Lydia (The Perfect Pantry)

Can’t wait to try this!
It’s time for me to get back to work, but can’t stop browsing. Great photo’s!


This recipe sounds great- can’t wait to try it! My question is about chard. I’ve used it in the Lively up Yourself lentil soup and in the crusted white bean recipe from the book. The only chard that is available to me is the red-stemmed variety that turned both of these dishes an unappetizing PINK!! How do you get your food to stay true in color while using chard? I want to use it in this recipe, but don’t want pink noodles.


Thanks for this wonderful recipe! Is there a cheese I can substitute for the Parmesan?


Oh my god I used to LOVE spaghetti with garlic salt and parmesan cheese. I love the way you’ve stepped up the game. I think I’ll try this with some broccoli greens I have in the fridge. I’m especially excited about this parmesan-encrusted tofu!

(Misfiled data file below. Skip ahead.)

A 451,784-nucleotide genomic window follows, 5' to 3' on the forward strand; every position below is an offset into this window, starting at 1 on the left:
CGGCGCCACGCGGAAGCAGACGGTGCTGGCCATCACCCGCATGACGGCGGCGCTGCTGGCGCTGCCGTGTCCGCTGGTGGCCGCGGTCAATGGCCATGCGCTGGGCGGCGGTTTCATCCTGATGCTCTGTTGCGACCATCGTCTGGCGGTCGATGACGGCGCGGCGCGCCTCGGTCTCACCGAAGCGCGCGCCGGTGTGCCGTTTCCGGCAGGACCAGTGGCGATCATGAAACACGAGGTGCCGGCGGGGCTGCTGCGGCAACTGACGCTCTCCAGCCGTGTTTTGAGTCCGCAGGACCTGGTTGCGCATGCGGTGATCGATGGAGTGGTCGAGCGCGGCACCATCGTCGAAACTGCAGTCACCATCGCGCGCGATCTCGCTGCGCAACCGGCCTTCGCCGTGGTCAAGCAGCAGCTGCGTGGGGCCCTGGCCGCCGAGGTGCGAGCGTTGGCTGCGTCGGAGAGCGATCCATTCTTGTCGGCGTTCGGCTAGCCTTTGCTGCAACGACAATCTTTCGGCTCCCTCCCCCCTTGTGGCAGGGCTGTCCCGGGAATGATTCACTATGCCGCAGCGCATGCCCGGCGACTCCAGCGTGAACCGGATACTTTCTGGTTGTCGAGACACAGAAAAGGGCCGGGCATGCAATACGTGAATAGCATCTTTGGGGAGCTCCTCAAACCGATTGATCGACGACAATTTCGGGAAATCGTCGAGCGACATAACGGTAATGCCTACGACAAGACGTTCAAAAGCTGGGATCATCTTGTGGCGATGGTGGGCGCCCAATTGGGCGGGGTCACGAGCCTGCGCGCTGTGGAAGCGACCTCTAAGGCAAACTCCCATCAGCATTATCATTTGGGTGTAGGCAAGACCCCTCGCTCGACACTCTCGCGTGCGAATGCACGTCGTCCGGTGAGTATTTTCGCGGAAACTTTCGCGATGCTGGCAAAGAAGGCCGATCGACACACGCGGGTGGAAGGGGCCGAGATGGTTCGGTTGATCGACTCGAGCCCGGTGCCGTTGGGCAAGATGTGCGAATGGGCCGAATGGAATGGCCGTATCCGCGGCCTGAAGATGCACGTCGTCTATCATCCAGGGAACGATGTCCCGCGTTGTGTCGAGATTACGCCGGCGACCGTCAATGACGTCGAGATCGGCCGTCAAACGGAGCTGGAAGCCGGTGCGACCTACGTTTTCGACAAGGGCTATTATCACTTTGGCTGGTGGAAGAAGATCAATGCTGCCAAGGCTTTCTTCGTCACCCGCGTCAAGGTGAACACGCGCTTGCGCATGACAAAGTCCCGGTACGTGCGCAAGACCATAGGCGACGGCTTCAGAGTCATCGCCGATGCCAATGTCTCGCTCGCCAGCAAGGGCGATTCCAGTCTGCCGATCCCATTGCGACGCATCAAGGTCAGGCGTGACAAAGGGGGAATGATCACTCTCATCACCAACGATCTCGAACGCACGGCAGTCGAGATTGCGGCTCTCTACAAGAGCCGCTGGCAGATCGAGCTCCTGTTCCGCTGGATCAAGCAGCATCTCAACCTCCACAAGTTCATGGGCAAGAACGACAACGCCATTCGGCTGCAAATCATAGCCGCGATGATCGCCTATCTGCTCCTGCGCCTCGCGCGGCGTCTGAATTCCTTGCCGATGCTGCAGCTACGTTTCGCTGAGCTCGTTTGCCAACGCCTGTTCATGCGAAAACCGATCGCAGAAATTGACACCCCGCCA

Gorgeous combination. For some reason, my breaded tofu never looks as pretty as the batch you show here, but I suppose you’ve given me something to work towards!


My fiance and I made this for dinner tonight, and it was wonderful! The soba noodles with garlic and spinach and the parmesan crusted tofu was the perfect combination. Thanks for the great, unique recipe!


Yum, a pasta recipe! Thanks, Heidi! I’m not very fond of fusion cooking – a bit of culinary nationalism, perhaps? – but I liked this dish since I saw the beautiful photo. By the way, we 101cookbooks readers are already familiar with that rustic white ceramic bowl 😉